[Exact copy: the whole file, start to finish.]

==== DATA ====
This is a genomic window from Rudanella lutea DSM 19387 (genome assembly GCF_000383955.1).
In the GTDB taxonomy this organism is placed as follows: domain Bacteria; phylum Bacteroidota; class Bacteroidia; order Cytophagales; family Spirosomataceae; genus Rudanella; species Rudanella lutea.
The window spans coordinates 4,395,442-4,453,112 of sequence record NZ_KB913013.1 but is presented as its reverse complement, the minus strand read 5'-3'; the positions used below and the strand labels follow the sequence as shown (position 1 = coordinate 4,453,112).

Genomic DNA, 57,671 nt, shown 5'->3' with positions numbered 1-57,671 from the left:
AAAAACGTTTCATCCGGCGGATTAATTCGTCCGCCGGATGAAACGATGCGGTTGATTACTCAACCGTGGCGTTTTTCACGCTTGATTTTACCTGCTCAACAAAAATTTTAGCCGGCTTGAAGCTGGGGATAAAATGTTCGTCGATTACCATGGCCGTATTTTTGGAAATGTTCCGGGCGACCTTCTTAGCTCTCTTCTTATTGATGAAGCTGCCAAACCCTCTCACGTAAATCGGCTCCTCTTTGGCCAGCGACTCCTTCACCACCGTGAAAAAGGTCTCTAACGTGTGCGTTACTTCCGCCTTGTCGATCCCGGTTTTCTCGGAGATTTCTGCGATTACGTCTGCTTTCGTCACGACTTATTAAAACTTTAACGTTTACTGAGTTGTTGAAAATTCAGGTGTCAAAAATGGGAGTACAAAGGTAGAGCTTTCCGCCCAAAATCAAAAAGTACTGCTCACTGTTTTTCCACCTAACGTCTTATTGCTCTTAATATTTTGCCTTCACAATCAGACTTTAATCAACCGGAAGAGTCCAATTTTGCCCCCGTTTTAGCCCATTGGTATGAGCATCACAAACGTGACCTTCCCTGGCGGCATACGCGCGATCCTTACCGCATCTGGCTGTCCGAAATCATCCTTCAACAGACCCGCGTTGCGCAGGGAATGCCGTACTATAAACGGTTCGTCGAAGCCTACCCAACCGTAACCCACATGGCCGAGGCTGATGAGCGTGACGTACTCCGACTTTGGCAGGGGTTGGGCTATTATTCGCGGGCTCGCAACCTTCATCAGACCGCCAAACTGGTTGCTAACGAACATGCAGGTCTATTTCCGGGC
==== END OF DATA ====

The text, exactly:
This is a genomic window from Rudanella lutea DSM 19387 (genome assembly GCF_000383955.1).
In the GTDB taxonomy this organism is placed as follows: domain Bacteria; phylum Bacteroidota; class Bacteroidia; order Cytophagales; family Spirosomataceae; genus Rudanella; species Rudanella lutea.
The window spans coordinates 4,395,442-4,453,112 of sequence record NZ_KB913013.1 but is presented as its reverse complement, the minus strand read 5'-3'; the positions used below and the strand labels follow the sequence as shown (position 1 = coordinate 4,453,112).

Genomic DNA, 57,671 nt, shown 5'->3' with positions numbered 1-57,671 from the left:
AAAAACGTTTCATCCGGCGGATTAATTCGTCCGCCGGATGAAACGATGCGGTTGATTACTCAACCGTGGCGTTTTTCACGCTTGATTTTACCTGCTCAACAAAAATTTTAGCCGGCTTGAAGCTGGGGATAAAATGTTCGTCGATTACCATGGCCGTATTTTTGGAAATGTTCCGGGCGACCTTCTTAGCTCTCTTCTTATTGATGAAGCTGCCAAACCCTCTCACGTAAATCGGCTCCTCTTTGGCCAGCGACTCCTTCACCACCGTGAAAAAGGTCTCTAACGTGTGCGTTACTTCCGCCTTGTCGATCCCGGTTTTCTCGGAGATTTCTGCGATTACGTCTGCTTTCGTCACGACTTATTAAAACTTTAACGTTTACTGAGTTGTTGAAAATTCAGGTGTCAAAAATGGGAGTACAAAGGTAGAGCTTTCCGCCCAAAATCAAAAAGTACTGCTCACTGTTTTTCCACCTAACGTCTTATTGCTCTTAATATTTTGCCTTCACAATCAGACTTTAATCAACCGGAAGAGTCCAATTTTGCCCCCGTTTTAGCCCATTGGTATGAGCATCACAAACGTGACCTTCCCTGGCGGCATACGCGCGATCCTTACCGCATCTGGCTGTCCGAAATCATCCTTCAACAGACCCGCGTTGCGCAGGGAATGCCGTACTATAAACGGTTCGTCGAAGCCTACCCAACCGTAACCCACATGGCCGAGGCTGATGAGCGTGACGTACTCCGACTTTGGCAGGGGTTGGGCTATTATTCGCGGGCTCGCAACCTTCATCAGACCGCCAAACTGGTTGCTAACGAACATGCAGGTCTATTTCCGGGC